I made the announcement yesterday – our last class before break – that the atmosphere of the class is going to change when we get back.  I invited them to revisit the syllabus and the expectations set forth within and I told them, on no uncertain terms, that I WOULD kick them out of class for being disruptive or disrespectful.  I’m pretty sure that most of them don’t buy that, but the kids who’ve had me before know I’m not bluffing.  If you’re not here to learn and to take advantage of what your school and your teachers have to offer you, then you have no business being here and I WILL throw you out.  Go dick around somewhere else; we’re trying to get something done here, and we have no time to entertain your dumbassery.  (I should note here that I didn’t actually use those words, but that was absolutely my message.)

Let’s see how many I have to toss before they figure out I’m not kidding.

All in all, though, I’m absolutely DELIGHTED by how the semester is going.  I’ve got a lot of really great kids (the truth is that they’re ALL great kids, it’s just that some of them don’t know it yet), I’m doing a lot of good work, and I’m having a blast.



Filed under analysis, critical thinking, dumbassery, failure, frustrations, fun, I love my boss, I love my job, Learning, Literature, self-analysis, student chutzpah, success!, Teaching, the good ones, Yikes!, You're kidding...right?

5 responses to “Three Weeks In

  1. How in the world do you get a zero? Amazing!

  2. Rowan

    Yes, I have a couple with a GPA of 0 too. Several more with 1 or 1.5.
    I wish I could kick some out but our admin in the BIG downtown office says we should just take them into the hall and find out WHY they aren’t working, etc. There are no gangstas or hooligans in our school, they are CHILDREN. (‘scuse me while I go visit the 16 year old in jail for ‘alledgedly’ murdering three people. Oh wait, guess I didn’t take him out into the hall and ask what was bothering him. I’ll be sure to ask the 7th grader who robbed someone in broad daylight! He’s visiting with the other one. )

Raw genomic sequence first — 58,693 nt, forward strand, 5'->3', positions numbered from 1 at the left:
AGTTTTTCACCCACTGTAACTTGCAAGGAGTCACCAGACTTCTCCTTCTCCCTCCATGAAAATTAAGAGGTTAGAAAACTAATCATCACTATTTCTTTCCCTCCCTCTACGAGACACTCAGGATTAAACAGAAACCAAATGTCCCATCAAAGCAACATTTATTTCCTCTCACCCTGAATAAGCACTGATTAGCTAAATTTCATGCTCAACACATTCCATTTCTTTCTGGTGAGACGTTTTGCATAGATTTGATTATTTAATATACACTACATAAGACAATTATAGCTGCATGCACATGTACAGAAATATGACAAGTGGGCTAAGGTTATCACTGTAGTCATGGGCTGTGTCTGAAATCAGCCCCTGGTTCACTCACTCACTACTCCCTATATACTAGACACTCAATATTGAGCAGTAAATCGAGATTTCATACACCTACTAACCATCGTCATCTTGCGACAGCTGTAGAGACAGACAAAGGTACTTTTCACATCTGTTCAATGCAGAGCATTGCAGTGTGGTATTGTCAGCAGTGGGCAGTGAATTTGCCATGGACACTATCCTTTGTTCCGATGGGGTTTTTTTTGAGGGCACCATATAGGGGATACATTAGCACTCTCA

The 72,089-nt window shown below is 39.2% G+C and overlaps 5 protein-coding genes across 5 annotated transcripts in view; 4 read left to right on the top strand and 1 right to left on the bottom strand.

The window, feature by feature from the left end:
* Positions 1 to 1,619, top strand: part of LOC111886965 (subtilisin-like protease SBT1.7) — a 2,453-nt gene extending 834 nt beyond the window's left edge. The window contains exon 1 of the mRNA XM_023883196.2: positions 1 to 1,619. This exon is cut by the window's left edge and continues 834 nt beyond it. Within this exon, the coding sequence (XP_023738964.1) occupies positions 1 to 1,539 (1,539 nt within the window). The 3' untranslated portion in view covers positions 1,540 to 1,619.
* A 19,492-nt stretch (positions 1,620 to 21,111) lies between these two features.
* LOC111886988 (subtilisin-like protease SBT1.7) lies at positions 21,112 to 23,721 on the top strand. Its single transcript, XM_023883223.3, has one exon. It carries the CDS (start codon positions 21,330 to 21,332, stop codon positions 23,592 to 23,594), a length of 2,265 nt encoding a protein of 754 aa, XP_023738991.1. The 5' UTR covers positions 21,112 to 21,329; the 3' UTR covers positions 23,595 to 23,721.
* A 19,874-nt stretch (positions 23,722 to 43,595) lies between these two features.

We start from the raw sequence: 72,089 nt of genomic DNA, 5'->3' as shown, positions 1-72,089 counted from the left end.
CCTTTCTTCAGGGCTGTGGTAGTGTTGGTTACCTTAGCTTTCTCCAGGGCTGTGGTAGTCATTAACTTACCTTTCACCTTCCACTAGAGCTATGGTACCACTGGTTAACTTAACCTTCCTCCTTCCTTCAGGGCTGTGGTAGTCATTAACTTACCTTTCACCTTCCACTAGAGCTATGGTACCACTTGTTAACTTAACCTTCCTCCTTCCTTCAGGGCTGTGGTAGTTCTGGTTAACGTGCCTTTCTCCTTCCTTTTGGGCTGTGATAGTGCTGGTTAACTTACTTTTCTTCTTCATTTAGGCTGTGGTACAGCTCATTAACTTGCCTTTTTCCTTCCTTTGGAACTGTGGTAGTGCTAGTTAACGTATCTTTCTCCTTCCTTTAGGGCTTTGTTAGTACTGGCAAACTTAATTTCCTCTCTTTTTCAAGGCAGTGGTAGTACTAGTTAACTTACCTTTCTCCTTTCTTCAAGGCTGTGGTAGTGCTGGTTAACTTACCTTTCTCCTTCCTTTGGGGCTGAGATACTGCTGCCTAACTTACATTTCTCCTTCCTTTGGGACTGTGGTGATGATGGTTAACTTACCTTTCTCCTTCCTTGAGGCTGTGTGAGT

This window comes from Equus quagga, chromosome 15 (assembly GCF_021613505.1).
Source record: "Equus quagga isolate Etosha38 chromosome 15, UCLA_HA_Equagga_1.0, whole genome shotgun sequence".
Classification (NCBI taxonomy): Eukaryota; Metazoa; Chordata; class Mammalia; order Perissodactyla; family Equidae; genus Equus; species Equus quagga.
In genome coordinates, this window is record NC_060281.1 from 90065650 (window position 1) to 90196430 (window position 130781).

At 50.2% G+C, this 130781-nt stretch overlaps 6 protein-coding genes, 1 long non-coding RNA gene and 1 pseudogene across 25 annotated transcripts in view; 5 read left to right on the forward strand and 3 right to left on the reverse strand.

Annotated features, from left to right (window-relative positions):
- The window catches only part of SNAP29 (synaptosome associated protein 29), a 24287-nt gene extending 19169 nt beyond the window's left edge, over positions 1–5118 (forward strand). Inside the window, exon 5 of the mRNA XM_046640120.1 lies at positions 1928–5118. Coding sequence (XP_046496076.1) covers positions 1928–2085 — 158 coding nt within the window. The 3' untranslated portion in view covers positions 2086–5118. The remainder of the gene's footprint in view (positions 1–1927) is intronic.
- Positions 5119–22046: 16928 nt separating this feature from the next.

3. Jenny

    The literature teacher’s ongoing dilemma…what to do about those kids who just don’t read? Short of kicking them out to actually do the reading–which, with proper administrative support, seems like it could be a productive option–it becomes this depressing cycle. They are, obviously, completely bored in class while the other students and I discuss the reading. They have no idea what we’re talking about and therefore are incapable of caring about it. This boredom seems to seep into their entire being and instead of wanting to be a part of the life of the class, they withdraw completely and lose all motivation to do the reading. The class becomes simply, easily labeled, “boring.” It’s a tough battle!

  4. I think it’s such a blessing to have teachers who truly care about their students the way you do. Parents pretty much cross their fingers and hope the luck out and get teachers who haven’t been fully turned off by the lack of parent involvement, less than focused students, and the politics of education overall.

    Just stopping by to say THANK YOU!!

  5. Pingback: Three Weeks In | Γονείς σε Δράση